Dentists lament New Zealand’s failing anti-tobacco focus

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Dentists lament New Zealand’s failing anti-tobacco focus

Radical changes to tobacco control laws in New Zealand were set to take effect in July this year. (Image: oneinchpunch/Shutterstock)

WELLINGTON, New Zealand: Public health experts were taken by surprise when New Zealand’s new government announced that it would repeal the country’s world-leading anti-smoking legislation. Aiming to create New Zealand’s first “smoke-free” generation, the previous government had passed laws that would have prohibited anyone born after 2008 from buying cigarettes. The changes are now set to be wound back, drawing the ire of many, including medical practitioners and other countries who had looked to New Zealand for leadership in the fight against tobacco addiction.

Passed in 2022, the Smokefree Environments and Regulated Products (Smoked Tobacco) Amendment Act would have all but outlawed tobacco sales. Dr Chris Bullen, president of the Society for Research on Nicotine and Tobacco and professor of general practice and primary healthcare at the University of Auckland, explained to Radio New Zealand (RNZ) late last year that the legislation was world-leading because of its 90% reduction of retail points of sale, its reduction of nicotine levels in cigarettes to those below the level that creates addiction and its “generational ban” on sales to anyone born after 2008. 

Due to come into effect in July this year, the legislation has been repealed by the country’s new coalition government, which said that it would have created a black market for tobacco and led to an increase in crime—moot arguments that are regularly espoused by the tobacco industry itself, according to critics. Government ministers later pointed out that revenues from tobacco excise taxes were needed to fund the government’s planned tax cuts. Prof. Janet Hoek, a smoke-free researcher at the University of Otago, told the broadcaster: “When I heard that one of the reasons why the proposal to appeal [the law] was to fund tax cuts, I thought it is just hard to imagine a more cynical and callous decision.” 

The estimated dent in annual tax collection would have been around ND$1 billion (€567 million), or just over 1% of total tax revenues, RNZ reported.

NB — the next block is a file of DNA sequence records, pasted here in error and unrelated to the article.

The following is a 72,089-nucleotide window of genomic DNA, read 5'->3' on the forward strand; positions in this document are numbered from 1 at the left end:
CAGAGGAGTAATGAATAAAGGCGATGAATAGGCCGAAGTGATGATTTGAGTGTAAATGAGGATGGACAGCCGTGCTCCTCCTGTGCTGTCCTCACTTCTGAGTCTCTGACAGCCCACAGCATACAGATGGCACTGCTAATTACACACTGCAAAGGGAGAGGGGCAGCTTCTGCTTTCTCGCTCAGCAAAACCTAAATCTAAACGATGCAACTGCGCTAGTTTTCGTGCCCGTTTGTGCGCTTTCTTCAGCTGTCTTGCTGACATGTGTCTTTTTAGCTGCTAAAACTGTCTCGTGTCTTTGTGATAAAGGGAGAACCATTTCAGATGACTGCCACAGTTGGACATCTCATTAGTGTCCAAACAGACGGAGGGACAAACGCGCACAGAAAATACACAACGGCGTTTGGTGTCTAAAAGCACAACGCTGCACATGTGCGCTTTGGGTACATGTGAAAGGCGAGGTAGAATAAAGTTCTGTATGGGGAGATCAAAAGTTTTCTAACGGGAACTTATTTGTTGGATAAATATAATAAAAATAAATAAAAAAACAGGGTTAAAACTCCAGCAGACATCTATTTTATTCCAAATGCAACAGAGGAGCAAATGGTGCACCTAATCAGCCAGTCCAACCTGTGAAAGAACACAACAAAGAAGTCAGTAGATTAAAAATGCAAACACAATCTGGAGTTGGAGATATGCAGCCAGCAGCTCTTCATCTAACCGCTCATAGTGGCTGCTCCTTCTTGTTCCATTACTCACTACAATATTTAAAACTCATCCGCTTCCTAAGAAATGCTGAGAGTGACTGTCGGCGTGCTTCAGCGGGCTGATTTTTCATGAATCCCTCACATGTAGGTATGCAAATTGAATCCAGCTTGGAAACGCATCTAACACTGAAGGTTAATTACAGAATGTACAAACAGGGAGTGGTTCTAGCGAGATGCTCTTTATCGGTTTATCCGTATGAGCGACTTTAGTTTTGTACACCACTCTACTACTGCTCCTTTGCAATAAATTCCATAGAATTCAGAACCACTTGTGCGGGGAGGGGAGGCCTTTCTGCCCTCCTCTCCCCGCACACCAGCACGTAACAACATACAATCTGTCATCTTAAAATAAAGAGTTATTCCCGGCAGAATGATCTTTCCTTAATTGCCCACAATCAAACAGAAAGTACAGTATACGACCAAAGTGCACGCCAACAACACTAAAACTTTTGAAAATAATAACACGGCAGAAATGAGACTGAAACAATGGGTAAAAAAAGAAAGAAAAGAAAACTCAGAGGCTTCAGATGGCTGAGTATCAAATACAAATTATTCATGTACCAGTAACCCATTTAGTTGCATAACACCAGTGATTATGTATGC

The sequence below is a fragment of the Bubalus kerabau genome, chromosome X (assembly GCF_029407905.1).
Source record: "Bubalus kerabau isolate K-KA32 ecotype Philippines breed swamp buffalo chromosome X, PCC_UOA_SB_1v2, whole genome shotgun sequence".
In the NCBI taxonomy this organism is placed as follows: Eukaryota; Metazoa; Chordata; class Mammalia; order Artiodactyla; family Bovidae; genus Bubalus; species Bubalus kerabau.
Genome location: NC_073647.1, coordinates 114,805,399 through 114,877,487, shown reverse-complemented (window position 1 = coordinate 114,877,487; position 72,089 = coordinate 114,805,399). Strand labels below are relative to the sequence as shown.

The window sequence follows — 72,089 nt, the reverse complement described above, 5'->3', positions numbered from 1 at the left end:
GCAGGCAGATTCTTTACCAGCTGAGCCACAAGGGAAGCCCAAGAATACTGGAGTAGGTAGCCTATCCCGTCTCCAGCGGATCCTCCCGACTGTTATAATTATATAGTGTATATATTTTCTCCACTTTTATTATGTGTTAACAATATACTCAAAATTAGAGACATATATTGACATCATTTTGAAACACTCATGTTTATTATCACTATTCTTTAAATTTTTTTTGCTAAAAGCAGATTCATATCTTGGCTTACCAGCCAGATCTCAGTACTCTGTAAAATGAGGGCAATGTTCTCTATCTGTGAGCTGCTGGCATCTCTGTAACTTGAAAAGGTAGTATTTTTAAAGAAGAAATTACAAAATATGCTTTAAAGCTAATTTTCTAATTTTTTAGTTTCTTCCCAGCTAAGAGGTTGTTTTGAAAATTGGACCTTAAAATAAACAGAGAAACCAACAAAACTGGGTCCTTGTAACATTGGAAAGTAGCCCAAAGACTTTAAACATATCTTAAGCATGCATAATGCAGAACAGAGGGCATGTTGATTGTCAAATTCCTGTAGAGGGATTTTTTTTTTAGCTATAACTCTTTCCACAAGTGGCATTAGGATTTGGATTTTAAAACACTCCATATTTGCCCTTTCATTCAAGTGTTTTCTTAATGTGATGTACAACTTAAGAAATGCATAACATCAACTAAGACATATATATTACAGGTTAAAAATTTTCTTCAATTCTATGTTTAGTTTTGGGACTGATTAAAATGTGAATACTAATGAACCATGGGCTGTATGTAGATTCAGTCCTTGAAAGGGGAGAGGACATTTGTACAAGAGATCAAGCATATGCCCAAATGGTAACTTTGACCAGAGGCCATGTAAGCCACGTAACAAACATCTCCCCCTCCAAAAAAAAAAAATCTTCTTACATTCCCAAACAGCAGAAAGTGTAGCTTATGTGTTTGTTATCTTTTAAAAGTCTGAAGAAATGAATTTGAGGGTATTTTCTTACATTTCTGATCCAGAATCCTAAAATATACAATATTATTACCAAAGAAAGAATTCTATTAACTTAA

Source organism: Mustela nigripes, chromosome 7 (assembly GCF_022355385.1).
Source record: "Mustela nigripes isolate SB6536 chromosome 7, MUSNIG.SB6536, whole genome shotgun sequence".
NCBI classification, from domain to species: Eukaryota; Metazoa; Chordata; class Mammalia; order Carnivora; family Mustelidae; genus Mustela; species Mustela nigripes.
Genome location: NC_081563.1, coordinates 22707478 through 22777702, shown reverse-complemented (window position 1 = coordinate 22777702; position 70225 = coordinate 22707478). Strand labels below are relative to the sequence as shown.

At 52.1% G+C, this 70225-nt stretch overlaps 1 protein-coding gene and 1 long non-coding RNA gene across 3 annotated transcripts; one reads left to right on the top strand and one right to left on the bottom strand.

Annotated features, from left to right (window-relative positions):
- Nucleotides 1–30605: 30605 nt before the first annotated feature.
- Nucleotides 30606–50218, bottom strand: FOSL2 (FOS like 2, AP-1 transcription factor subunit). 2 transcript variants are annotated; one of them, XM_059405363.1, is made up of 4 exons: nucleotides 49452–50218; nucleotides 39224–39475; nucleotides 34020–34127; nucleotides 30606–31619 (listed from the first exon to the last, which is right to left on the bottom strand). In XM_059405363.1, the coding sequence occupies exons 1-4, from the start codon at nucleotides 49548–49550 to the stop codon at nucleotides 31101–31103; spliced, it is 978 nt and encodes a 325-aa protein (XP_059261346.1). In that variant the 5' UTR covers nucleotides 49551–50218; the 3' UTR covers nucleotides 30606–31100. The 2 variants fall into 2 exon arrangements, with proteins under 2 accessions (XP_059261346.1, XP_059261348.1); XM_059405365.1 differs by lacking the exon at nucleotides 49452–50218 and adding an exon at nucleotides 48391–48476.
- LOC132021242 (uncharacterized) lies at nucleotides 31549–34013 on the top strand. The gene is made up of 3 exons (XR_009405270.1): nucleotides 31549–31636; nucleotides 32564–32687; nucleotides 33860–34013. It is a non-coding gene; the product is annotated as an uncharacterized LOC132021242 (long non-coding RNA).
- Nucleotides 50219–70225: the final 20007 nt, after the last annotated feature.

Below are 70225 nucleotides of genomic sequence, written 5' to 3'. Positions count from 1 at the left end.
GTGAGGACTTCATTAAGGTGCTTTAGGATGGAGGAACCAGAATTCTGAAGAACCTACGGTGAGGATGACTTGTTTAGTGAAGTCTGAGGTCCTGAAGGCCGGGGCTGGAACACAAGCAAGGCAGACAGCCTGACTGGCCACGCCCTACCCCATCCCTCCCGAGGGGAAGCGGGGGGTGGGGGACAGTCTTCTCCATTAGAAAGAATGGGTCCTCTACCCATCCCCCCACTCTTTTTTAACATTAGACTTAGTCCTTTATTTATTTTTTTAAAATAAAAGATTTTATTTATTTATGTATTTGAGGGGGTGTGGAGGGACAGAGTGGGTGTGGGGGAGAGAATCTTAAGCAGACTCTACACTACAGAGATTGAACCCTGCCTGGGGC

“Any measures which can reduce the financial and social burdens of oral disease and oral cancer should be taken.”—Dr Amanda Johnston, NZDA President

New Zealand’s Council of Medical Colleges has called on the government to reverse its decision, and Health Coalition Aotearoa has launched a campaign to save the smoke-free laws. The New Zealand Dental Association (NZDA), which expressed dismay in a media release that focused on the harms to oral health caused by smoking, pointed out that around 8% of adults in New Zealand smoke daily and that some 550 New Zealanders are diagnosed with cancers of the lip, mouth and pharynx every year. Modelling cited by Health Coalition Aotearoa suggests that the regulations could have saved government coffers ND$1.3 billion in health care costs over the next 20 years. 

“Removing the option of smoking for future generations had the potential to significantly improve oral health and help prevent a range of very real problems before they start,” NZDA President Dr Amanda Johnston said. She added that “any measures which can reduce the financial and social burdens of oral disease and oral cancer should be taken” and that “the NZDA can see no sense in repealing measures that would further reduce the negative impact of smoking on the health of future generations”. 

The international media has labelled the about-face a win for the tobacco industry and a disaster for Māori. December figures from the country’s ministry of health show that 6.8% of New Zealand adults smoke daily—among Māori it is 17.1%.

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